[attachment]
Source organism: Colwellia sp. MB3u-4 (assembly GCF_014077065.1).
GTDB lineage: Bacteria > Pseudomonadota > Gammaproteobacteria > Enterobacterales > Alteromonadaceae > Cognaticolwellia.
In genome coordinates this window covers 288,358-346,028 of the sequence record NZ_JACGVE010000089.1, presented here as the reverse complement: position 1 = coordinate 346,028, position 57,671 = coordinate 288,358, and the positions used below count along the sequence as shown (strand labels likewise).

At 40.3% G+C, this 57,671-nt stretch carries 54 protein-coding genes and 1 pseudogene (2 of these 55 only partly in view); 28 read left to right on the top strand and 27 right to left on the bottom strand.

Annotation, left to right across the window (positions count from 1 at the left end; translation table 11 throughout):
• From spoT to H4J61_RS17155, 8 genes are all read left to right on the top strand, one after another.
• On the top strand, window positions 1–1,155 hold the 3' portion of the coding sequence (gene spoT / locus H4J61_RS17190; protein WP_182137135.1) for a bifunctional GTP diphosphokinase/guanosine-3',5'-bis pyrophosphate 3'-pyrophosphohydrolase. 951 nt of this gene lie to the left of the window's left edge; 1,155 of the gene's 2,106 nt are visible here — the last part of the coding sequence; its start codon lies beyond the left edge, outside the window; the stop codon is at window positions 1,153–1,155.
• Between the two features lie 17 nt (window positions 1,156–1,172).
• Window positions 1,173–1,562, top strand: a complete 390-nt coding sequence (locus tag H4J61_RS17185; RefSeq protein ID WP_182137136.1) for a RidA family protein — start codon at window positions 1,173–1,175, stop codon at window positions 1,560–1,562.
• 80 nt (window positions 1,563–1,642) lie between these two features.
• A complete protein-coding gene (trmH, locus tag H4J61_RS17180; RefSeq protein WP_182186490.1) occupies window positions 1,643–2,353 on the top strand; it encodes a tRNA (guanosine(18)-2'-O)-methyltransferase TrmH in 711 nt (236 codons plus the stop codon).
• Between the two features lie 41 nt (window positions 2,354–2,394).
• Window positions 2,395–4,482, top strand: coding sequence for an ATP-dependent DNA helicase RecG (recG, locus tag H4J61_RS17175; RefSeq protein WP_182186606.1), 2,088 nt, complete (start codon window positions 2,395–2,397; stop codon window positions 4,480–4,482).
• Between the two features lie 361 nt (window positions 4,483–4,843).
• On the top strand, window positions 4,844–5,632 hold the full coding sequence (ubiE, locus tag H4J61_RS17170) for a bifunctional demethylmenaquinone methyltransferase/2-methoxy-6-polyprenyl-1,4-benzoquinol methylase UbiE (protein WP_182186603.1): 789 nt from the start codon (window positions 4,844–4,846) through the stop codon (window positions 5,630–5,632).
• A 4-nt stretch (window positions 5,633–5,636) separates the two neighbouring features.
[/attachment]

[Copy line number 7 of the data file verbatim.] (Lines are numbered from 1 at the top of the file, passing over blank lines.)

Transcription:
• On the top strand, window positions 1–1,155 hold the 3' portion of the coding sequence (gene spoT / locus H4J61_RS17190; protein WP_182137135.1) for a bifunctional GTP diphosphokinase/guanosine-3',5'-bis pyrophosphate 3'-pyrophosphohydrolase. 951 nt of this gene lie to the left of the window's left edge; 1,155 of the gene's 2,106 nt are visible here — the last part of the coding sequence; its start codon lies beyond the left edge, outside the window; the stop codon is at window positions 1,153–1,155.